Getting on the Ghost Town Trail
Pearce, Arizona marks the beginning of the Ghost Town Trail. Start heading southwest out of town down the gravel road that goes past Courtland and Gleeson and eventually drops you off in Tombstone and you will find yourself in some very desolate territory. No doubt you’ll encounter someone from Homeland Security, who will laugh at you for wanting to travel over something like thirty miles of rutted dirt with perhaps a few drug runners scattered about in the hills. But all that will come later, as Pearce itself is still occupied by a few folks and is a rather well-kempt little cluster of buildings. It must feel much as it would’ve in the late 1800s.
Pearce is named for Cornishman James (Jimmie) Pearce, a rancher and hard rock miner from Tombstone who accidentally found gold AND silver while horseback riding in 1894. Jimmie immediately staked a claim, opening the Commonwealth Mine in Fittsburg, a mile east, said to be one of the richest mines ever worked in the state, producing over 15 million dollars in gold. Thus was born Pearce, the last of the Arizona gold rush towns.
The Pearce family quickly lost their enthusiasm for mining though and before long had sold to John Brockman for $250,000 and a boarding house for Mrs. Pearce to run. The agreement was that Brockman had nine months to mine enough precious metal to cover the cost of purchase or everything, including what Brockman mined, would revert to the Pearce’s. In the end, Brockman covered his payment in six months with gold to spare. Apparently everyone was happy with the deal. Mining then peaked quickly, in 1896, around the time the post office (shown above) arrived and the population really boomed, many people moving their entire homes from Tombstone.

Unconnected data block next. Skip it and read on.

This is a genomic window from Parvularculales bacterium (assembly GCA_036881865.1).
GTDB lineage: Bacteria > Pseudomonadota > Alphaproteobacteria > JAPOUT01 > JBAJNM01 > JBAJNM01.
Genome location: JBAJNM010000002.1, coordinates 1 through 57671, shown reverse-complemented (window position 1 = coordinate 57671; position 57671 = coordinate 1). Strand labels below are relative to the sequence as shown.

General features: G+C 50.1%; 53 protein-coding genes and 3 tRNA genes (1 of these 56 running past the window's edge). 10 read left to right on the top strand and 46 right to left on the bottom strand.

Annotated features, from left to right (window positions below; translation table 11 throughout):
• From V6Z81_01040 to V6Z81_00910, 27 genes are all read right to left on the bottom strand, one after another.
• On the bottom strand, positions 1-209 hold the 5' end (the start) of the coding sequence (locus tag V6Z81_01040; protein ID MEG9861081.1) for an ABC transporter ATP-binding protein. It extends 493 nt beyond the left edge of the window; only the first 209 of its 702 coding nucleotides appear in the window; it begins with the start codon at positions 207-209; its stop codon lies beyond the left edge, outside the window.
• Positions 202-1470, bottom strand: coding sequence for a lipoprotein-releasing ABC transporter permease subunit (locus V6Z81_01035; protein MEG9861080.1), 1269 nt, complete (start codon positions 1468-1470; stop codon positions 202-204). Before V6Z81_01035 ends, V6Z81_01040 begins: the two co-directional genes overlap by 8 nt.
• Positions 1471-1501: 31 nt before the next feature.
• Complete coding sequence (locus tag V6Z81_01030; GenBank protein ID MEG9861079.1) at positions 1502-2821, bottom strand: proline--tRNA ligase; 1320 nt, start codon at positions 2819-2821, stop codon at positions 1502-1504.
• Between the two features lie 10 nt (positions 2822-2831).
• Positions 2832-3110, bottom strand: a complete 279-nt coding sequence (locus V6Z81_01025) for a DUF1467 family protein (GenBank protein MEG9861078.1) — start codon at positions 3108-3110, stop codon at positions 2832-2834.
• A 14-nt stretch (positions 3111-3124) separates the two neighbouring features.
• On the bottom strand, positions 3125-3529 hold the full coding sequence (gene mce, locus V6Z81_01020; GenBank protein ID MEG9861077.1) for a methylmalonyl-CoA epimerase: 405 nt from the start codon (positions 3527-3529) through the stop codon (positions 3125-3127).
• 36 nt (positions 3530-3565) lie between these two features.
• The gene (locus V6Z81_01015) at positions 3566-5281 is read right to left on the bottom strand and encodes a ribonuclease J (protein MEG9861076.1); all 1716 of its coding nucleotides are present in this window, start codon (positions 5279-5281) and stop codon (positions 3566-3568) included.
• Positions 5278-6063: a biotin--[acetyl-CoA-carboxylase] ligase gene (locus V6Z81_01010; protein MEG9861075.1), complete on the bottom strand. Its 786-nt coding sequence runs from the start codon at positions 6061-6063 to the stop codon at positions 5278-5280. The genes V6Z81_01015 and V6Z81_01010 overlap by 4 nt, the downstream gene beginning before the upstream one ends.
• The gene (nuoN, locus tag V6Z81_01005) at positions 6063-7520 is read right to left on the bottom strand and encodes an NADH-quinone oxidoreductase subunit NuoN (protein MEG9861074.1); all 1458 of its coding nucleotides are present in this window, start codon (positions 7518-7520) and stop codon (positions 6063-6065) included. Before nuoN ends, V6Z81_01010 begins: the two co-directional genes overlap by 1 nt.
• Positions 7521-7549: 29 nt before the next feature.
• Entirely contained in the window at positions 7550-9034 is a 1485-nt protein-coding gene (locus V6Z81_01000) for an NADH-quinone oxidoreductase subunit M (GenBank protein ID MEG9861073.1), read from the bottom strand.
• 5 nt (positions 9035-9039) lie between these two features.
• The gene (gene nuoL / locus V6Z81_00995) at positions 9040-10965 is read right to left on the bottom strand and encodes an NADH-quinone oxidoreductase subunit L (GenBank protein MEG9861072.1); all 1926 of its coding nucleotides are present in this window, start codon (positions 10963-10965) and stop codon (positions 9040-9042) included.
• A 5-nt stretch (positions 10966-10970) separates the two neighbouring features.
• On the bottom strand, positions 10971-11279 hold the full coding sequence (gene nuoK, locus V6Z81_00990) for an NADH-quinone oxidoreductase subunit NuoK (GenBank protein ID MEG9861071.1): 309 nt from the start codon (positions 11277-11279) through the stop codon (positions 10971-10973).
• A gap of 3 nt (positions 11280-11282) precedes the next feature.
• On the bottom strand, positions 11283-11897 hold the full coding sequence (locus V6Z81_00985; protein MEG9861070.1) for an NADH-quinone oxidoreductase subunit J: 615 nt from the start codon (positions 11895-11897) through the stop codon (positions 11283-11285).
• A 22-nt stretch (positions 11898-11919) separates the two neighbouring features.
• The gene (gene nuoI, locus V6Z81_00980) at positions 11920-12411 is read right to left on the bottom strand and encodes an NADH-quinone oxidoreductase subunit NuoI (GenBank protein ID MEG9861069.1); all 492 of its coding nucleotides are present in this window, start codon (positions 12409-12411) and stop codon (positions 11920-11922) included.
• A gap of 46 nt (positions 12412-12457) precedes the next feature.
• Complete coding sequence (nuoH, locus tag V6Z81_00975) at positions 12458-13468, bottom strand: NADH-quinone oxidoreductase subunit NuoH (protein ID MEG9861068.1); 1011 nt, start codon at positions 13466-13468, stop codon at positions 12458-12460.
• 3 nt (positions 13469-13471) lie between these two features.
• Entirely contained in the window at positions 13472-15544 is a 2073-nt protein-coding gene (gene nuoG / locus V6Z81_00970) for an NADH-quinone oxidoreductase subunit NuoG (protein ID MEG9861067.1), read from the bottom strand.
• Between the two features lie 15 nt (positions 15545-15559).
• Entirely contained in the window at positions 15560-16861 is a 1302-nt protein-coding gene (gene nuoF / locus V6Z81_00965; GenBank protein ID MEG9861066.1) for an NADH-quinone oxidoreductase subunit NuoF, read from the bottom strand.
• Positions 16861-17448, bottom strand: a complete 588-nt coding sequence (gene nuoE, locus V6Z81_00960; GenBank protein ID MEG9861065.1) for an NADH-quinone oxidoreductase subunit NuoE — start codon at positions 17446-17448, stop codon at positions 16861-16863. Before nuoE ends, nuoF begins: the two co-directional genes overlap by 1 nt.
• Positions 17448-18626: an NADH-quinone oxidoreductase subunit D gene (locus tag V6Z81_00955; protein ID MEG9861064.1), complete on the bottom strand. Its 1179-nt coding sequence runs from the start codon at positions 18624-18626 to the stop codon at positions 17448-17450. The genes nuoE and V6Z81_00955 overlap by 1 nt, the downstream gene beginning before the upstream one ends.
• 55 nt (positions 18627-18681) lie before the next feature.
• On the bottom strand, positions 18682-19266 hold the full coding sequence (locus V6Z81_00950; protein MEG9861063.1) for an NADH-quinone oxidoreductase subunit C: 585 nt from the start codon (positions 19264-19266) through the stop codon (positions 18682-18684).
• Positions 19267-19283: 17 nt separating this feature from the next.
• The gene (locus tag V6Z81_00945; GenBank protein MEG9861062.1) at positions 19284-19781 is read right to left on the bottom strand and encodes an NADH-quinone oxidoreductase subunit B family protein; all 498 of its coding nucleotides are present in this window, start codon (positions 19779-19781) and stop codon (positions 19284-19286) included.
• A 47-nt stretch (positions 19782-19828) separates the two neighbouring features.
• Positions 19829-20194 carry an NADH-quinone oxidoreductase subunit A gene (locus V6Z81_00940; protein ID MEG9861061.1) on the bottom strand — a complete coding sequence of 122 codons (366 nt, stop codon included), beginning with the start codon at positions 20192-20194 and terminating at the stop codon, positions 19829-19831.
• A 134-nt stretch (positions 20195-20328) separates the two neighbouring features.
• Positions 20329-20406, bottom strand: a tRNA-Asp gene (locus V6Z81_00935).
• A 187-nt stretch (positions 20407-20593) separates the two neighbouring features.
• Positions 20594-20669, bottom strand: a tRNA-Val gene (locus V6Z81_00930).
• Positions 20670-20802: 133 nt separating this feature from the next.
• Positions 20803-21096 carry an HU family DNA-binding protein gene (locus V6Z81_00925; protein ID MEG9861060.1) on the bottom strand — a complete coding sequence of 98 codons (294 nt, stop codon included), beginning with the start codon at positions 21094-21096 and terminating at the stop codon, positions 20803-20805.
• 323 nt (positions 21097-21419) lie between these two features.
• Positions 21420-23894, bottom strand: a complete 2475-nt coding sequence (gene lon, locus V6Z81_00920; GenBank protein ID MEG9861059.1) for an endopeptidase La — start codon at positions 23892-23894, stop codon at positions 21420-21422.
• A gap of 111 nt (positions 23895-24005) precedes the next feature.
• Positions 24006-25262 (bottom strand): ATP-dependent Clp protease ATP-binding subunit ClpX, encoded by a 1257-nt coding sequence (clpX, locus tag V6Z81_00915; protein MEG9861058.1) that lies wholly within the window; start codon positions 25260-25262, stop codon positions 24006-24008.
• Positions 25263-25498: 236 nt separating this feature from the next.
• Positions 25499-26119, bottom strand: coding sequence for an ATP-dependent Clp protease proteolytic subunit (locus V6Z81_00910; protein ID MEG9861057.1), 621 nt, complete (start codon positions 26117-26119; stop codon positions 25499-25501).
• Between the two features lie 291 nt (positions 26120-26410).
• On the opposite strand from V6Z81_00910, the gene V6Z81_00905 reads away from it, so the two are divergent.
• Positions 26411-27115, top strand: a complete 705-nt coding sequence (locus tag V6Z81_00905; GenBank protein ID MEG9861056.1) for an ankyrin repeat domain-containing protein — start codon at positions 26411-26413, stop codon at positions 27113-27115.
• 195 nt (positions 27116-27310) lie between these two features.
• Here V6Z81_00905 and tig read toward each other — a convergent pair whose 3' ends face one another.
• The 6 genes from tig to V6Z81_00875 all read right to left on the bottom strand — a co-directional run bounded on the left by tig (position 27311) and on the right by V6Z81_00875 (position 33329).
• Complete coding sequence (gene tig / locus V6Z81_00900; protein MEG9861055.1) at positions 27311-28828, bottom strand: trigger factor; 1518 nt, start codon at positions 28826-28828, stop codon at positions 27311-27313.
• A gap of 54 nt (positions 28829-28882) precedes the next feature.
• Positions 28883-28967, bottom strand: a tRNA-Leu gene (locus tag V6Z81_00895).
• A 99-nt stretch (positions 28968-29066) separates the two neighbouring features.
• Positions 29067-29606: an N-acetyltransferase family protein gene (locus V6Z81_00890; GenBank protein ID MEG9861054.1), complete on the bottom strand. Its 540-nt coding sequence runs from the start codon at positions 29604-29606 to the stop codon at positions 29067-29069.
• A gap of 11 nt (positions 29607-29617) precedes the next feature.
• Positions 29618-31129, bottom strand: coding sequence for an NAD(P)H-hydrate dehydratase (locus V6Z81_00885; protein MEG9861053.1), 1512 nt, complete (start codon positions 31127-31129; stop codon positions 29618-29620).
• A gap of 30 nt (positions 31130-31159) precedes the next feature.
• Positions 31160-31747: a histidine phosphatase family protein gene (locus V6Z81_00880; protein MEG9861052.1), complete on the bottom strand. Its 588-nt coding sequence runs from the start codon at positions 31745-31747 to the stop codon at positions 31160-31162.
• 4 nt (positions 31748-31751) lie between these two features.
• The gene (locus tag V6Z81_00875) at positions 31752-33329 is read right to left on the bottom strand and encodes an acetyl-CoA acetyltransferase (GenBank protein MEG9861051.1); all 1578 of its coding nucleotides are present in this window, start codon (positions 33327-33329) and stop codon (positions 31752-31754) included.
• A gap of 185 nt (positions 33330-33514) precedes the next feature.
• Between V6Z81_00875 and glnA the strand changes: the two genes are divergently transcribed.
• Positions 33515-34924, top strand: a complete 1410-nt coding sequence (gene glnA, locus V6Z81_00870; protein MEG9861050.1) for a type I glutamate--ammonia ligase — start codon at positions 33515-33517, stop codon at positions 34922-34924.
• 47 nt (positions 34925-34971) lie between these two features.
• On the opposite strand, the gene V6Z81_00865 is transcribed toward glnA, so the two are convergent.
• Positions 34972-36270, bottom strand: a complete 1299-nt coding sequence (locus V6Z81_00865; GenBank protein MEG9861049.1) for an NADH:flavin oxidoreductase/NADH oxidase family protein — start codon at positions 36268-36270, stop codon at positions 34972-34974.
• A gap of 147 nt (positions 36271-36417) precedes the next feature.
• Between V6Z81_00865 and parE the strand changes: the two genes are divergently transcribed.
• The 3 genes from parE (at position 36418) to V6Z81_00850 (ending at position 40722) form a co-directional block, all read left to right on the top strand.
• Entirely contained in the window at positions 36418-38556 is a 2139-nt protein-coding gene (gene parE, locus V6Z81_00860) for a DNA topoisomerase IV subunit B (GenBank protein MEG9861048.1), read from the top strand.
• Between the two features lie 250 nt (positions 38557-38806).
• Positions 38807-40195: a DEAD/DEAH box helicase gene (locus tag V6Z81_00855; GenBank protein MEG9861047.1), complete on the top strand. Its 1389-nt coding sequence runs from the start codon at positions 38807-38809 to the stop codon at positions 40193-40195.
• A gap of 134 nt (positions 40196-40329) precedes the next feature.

Brockman’s operation suffered a few annoying fires and he sold in 1902. But a couple years before Brockman’s sale, Burt Alvord had turned from Pearce lawman to train robber and the infamous Alvord-Stiles gang set-up in town. However, the gang was mostly dead or in jail by the time the railroad finally arrived in 1903. Before that, to deter theft from folks like Burt Alvord and Billy Stiles, gold coming out of the mine was made into bars too heavy to be transported by horseback alone and taken down the road to Cochise by wagon.
By 1919, 1,500 people are said to have lived in Pearce. There was a movie theater, hotels, saloons…the works. But, by the 1930s, the Commonwealth Mine was played out, the Great Depression was in full swing and almost everyone packed up and left, including the railroad, which took its track with it.
There are a number of very cool old structures remaining in Pearce. Perhaps most striking is the old general store, shown at the top of this post, built by Soto Bros. & Renaud in 1896 out of adobe, wood, stucco and decorative tin. I’ve read that there are many interesting artifacts inside, but when I tried to have a look there was no one around. In fact, the building appears to be for sale, so who knows what the future holds? The post office, just across the street, is a private residence. To the north are two jails: The “old” jail, which has reached such a state that even the least devious among us could easily break out, and the “new” jail, shown here, which was built in 1915 and used until around the time the mine closed in the 1930s. The “new” jail is constructed of 10” thick poured concrete walls reinforced with rebar and contains two cells. The doors are iron and the only ventilation is through tiny windows at the top. During a summer’s day in southern Arizona this would be a most unpleasant place to find one’s self.
The best and most concise resource on Pearce is probably Arizona Ghost Town Trails. There is some more history and photos of both jails at ghosttowns.com. You can learn a little more about Burt Alvord and his gang HERE. As usual, initial inspiration and direction came from Mr. Philip Varney.
So, of course, we’re going to head down the lonely Ghost Town Trail. Next we’ll have a look at Courtland, AZ.
City of Dust creator John Mulhouse’s new book, “Abandoned New Mexico: Ghost Towns, Endangered Architecture, and Hidden History,” published by Fonthill Media, is now available at: https://cityofdust.bigcartel.com/.